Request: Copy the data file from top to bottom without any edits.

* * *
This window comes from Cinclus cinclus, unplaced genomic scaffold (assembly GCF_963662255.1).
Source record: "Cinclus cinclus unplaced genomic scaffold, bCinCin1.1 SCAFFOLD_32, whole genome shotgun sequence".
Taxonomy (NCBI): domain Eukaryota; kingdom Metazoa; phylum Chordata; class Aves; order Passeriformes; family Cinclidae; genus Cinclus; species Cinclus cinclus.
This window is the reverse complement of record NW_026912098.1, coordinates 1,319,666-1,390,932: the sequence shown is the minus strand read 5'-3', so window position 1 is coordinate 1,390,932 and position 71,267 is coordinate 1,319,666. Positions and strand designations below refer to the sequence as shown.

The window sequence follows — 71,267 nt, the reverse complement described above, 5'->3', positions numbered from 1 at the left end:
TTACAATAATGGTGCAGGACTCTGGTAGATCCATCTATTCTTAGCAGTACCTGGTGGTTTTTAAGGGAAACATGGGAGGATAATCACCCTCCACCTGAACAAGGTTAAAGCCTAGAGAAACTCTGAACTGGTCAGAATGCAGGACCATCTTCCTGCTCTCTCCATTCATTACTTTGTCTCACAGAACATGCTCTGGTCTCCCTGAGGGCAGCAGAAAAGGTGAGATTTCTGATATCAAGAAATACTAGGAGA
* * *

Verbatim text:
This window comes from Cinclus cinclus, unplaced genomic scaffold (assembly GCF_963662255.1).
Source record: "Cinclus cinclus unplaced genomic scaffold, bCinCin1.1 SCAFFOLD_32, whole genome shotgun sequence".
Taxonomy (NCBI): domain Eukaryota; kingdom Metazoa; phylum Chordata; class Aves; order Passeriformes; family Cinclidae; genus Cinclus; species Cinclus cinclus.
This window is the reverse complement of record NW_026912098.1, coordinates 1,319,666-1,390,932: the sequence shown is the minus strand read 5'-3', so window position 1 is coordinate 1,390,932 and position 71,267 is coordinate 1,319,666. Positions and strand designations below refer to the sequence as shown.

The window sequence follows — 71,267 nt, the reverse complement described above, 5'->3', positions numbered from 1 at the left end:
TTACAATAATGGTGCAGGACTCTGGTAGATCCATCTATTCTTAGCAGTACCTGGTGGTTTTTAAGGGAAACATGGGAGGATAATCACCCTCCACCTGAACAAGGTTAAAGCCTAGAGAAACTCTGAACTGGTCAGAATGCAGGACCATCTTCCTGCTCTCTCCATTCATTACTTTGTCTCACAGAACATGCTCTGGTCTCCCTGAGGGCAGCAGAAAAGGTGAGATTTCTGATATCAAGAAATACTAGGAGA